Factors Affecting Calcium Absorption

Calcium (Ca) is absorbed in inorganic form. The absorption occurs mostly in the proximal parts of the small intestines. 150 to 200 mg Ca is absorbed per day. Many factors affect the absorption of Ca as given below:

  1. Vitamin D: It greatly increases the absorption of Ca by increasing the amount of the specific transport protein responsible for active transport of Ca in the intestinal wall.

  2. Parathyroid Hormone: It increases Ca absorption but the effect is less marked than that of vitamin D.

  3. Ca:P ration in the food: For an optimum Ca absorption this ratio should be within the limits of 1:2 to 2:1. Excess of phosphates in the gastrointestinal tract decreases Ca absorption.

  4. Presence of free Fatty acids: When fat absorption is impaired, then the unabsorbed fatty acids react with free Ca to form insoluble Ca soaps. Ca absorption is thus interfered with. For the same reason excessive intake of fats (free from vitamin D) decreases Ca absorption.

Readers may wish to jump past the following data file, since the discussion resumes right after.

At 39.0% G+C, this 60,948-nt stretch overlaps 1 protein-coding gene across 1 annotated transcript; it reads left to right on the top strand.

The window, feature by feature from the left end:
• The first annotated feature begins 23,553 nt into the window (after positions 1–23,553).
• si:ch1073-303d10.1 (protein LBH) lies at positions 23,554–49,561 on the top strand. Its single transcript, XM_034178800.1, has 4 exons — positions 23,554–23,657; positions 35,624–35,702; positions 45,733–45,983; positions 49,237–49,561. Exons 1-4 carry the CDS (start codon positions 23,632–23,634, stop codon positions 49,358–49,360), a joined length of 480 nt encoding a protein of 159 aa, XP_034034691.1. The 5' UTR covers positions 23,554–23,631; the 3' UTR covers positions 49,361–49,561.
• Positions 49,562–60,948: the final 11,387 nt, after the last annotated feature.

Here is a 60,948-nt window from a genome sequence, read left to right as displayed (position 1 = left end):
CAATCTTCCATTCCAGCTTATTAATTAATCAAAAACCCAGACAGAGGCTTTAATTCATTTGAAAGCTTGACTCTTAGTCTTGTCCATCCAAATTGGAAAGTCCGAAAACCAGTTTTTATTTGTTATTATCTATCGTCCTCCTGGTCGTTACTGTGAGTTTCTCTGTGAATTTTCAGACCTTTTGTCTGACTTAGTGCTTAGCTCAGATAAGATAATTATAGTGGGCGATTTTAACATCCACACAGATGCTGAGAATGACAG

5. Presence of Anions: Oxalates, carbonates, sulfates and phosphates inhibit Ca absorption because Ca salts of these anions are insoluble. Excess of phytic acid which is abundantly found in unrefined cereal foods has the same effect. The Ca of soluble salts, e.g. chloride, gluconate and lactate is absorbed to a greater extent.

  6. Proteins in diet: These facilitate Ca absorption because amino acid salts of Ca are more soluble in aqueous solution of amino acids.

  7. Intestinal pH: If less (i.e. acidic), it favors Ca absorption because Ca salts are more soluble in an acid medium. Lactose facilitates Ca absorption by increasing acidity of the intestinal tract because some of it forms lactic acid.

  8. Ca deficiency: If the body is deficient in Ca, its absorption is increased. This probably mediated through an increased parathyroid activity.

  9. Intake of a Ca-deficient diet: If the diet has been deficient in Ca, then the absorption Ca increases. This is a type of body’s adaptation to a low Ca diet.